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Quote:
Originally Posted by Azarr View Post
...There's no way Dan meant for you to mount the prop "backwards" he had to be referencing in relation to a tractor setup.
Now that makes more sense. It's common knowledge that a tractor setup is more efficient than a pusher configuration. "Cleaner" air for the prop.
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Old Mar 26, 2013, 08:30 PM
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United States, AK, Fairbanks
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The only sensible explanation for Dan's statement in this context is that the prop gets installed with the numbers facing toward the motor, so it's "backwards" relative to the motor... Which is an extraordinarily stupid way to describe it. The prop is not "backwards", the motor is.

I don't see why so many people have so much confusion about rear-mounted motors and props. This seems to be the single most confounding subject in the hobby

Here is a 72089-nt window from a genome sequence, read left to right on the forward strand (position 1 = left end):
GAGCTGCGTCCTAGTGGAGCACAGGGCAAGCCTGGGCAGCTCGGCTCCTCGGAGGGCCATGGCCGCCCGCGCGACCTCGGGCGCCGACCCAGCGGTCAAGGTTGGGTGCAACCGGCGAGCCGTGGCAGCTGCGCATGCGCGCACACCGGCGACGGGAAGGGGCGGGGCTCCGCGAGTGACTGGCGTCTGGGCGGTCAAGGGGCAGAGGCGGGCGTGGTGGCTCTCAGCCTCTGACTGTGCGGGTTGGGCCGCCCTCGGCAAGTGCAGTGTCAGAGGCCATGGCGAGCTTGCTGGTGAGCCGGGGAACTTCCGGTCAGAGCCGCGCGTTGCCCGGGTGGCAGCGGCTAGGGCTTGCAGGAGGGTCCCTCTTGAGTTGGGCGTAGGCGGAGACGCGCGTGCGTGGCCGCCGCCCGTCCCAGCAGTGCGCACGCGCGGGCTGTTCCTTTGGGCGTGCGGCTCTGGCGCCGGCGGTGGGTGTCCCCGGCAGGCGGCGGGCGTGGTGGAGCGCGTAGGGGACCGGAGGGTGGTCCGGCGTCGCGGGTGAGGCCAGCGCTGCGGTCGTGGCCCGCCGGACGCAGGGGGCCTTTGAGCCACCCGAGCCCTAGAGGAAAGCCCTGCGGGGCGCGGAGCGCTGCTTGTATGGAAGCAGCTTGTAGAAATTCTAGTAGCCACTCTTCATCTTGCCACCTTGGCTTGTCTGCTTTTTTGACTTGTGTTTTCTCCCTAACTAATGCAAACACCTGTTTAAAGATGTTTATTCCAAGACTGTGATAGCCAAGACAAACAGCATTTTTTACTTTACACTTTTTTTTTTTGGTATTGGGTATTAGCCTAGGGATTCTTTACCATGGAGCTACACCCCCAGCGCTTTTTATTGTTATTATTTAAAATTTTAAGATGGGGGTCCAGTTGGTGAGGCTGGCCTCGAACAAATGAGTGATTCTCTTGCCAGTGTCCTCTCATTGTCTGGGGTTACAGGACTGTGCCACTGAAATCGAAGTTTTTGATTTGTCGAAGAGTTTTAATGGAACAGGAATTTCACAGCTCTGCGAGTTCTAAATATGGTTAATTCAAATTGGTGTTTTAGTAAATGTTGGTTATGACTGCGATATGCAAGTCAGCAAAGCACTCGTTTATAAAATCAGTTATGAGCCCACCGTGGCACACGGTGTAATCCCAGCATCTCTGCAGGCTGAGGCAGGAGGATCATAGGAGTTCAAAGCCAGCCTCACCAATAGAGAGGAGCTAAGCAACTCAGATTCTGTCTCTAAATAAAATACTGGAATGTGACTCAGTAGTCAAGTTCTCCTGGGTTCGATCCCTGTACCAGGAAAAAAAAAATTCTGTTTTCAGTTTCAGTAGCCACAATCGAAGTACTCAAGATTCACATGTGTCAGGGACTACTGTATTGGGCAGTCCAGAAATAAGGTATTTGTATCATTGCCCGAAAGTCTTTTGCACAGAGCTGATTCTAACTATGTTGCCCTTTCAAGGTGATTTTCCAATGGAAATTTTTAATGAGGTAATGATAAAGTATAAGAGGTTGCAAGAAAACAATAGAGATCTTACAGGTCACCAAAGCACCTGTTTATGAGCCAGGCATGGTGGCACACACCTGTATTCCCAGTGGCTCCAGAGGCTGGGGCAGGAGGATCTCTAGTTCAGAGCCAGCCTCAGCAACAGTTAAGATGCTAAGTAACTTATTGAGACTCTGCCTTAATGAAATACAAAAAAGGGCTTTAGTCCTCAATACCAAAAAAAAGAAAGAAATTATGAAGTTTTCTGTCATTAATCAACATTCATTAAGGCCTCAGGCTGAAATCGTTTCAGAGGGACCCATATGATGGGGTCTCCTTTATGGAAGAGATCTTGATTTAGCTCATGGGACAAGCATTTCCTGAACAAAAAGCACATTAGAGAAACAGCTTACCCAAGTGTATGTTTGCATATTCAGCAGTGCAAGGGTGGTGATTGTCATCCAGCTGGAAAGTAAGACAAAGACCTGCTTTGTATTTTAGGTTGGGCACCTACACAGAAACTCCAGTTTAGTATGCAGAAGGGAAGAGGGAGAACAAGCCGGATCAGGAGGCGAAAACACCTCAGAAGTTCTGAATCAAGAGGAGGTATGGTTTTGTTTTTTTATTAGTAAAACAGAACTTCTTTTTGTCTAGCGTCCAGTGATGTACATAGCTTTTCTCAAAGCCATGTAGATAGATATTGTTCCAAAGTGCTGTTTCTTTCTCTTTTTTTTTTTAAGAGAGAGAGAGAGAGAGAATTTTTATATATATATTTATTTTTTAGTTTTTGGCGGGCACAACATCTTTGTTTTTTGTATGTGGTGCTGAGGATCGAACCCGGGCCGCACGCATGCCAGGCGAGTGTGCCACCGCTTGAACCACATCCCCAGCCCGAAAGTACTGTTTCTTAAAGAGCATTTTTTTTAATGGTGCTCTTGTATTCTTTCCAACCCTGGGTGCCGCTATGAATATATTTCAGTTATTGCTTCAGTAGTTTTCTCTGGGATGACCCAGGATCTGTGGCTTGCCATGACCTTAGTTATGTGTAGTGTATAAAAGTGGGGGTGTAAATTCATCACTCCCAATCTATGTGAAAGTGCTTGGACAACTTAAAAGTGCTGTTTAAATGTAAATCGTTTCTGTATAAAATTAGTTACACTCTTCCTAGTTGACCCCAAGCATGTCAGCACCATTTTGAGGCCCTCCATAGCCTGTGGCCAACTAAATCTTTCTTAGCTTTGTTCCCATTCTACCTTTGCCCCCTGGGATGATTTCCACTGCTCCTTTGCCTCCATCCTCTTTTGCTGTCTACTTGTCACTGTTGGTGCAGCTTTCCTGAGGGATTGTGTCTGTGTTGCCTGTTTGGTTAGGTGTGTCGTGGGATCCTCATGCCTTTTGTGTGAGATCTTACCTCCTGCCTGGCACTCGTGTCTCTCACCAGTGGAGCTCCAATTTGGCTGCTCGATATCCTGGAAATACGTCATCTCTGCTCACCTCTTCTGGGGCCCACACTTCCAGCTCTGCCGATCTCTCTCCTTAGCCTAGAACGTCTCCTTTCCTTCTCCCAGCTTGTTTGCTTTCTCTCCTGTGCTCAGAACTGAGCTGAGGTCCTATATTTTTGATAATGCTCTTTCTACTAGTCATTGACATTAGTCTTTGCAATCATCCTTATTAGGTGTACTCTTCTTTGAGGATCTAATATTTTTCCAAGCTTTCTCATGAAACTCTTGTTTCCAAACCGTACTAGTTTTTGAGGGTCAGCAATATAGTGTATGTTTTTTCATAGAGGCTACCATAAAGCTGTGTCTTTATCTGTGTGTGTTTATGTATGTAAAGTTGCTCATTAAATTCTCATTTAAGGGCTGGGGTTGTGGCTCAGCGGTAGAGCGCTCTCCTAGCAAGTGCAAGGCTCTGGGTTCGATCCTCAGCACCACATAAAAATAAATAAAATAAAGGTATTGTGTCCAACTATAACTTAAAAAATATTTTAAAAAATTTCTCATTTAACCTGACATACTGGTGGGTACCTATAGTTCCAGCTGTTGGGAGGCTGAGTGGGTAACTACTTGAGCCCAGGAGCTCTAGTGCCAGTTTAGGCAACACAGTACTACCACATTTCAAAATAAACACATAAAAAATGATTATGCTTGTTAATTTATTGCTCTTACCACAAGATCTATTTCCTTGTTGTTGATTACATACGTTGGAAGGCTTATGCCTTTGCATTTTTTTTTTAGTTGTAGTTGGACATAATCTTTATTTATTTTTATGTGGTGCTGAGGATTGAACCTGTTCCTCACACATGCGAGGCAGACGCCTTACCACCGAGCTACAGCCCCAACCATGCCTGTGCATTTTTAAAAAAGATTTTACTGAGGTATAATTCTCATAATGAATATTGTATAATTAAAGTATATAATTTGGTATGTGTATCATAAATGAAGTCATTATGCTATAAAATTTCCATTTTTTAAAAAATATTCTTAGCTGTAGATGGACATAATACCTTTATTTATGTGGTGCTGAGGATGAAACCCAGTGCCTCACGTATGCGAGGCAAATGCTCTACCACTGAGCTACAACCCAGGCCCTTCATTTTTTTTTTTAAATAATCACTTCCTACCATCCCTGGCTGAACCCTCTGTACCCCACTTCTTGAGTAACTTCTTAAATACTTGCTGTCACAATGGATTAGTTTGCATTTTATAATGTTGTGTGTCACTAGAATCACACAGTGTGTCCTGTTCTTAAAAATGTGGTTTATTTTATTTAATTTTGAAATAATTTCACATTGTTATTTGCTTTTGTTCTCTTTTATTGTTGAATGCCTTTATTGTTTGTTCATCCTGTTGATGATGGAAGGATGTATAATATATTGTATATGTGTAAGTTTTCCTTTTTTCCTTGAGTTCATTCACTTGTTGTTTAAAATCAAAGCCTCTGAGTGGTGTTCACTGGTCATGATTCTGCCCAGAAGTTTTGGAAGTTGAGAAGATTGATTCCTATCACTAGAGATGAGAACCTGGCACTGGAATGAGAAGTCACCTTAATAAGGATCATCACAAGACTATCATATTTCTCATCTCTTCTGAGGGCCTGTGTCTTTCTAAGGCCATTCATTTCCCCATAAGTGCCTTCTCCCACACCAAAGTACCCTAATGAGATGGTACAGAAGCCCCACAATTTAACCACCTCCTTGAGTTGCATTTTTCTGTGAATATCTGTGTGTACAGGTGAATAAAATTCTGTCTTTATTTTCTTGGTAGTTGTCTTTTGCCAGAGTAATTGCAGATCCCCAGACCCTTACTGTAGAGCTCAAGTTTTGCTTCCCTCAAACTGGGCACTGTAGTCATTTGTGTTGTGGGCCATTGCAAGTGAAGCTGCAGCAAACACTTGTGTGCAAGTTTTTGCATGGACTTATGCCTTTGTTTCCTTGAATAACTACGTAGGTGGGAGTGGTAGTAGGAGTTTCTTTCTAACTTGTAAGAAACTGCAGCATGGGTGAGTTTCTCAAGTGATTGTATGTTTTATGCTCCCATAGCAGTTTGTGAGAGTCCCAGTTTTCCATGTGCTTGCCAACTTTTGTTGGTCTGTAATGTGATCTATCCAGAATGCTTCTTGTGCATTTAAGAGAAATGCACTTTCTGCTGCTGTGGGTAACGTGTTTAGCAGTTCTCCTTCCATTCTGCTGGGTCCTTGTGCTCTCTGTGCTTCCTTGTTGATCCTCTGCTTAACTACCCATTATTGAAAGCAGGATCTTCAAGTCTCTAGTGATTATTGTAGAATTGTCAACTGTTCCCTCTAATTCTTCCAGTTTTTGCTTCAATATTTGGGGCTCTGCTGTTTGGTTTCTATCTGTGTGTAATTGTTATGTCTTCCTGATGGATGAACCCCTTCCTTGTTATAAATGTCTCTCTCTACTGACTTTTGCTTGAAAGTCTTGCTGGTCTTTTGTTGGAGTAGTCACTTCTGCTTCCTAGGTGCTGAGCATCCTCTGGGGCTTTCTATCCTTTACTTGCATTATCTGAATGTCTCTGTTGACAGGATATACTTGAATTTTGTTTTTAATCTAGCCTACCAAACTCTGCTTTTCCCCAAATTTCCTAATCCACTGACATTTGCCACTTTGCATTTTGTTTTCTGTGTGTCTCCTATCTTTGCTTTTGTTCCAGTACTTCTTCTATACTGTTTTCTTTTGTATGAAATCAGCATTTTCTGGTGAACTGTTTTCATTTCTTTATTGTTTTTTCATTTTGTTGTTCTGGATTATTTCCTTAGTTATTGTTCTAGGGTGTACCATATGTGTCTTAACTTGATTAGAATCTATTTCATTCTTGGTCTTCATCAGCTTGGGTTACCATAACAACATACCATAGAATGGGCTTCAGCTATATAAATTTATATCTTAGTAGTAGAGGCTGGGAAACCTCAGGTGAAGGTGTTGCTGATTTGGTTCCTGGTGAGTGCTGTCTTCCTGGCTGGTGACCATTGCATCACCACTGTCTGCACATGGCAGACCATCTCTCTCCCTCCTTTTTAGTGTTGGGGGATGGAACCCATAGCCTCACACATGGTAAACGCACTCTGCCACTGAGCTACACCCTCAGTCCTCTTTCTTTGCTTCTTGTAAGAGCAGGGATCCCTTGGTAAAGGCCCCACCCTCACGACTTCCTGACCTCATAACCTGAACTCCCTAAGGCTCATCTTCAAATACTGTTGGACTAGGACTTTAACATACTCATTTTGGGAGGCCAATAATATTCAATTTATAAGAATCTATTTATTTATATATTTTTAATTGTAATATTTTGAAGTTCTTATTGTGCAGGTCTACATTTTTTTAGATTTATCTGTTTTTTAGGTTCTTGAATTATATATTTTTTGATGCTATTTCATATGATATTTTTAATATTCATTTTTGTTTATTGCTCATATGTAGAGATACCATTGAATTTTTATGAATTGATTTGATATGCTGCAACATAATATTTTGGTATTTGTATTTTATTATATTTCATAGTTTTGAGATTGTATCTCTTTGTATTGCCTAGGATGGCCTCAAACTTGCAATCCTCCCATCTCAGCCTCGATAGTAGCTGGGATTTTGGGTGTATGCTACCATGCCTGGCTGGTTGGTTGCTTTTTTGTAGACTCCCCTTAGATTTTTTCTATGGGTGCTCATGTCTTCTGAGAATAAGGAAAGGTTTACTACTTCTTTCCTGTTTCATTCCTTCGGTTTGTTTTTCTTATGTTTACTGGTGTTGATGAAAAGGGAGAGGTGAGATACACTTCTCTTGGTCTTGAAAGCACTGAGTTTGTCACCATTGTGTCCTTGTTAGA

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Old Mar 26, 2013, 09:32 PM
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Des Moines IA
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I agree Dan's motors are the Bomb.
If you really want to liven it up go to 4s and an apc6x4 sport prop.
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Old Mar 26, 2013, 10:34 PM
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Originally Posted by eckace1 View Post
I agree Dan's motors are the Bomb.
If you really want to liven it up go to 4s and an apc6x4 sport prop.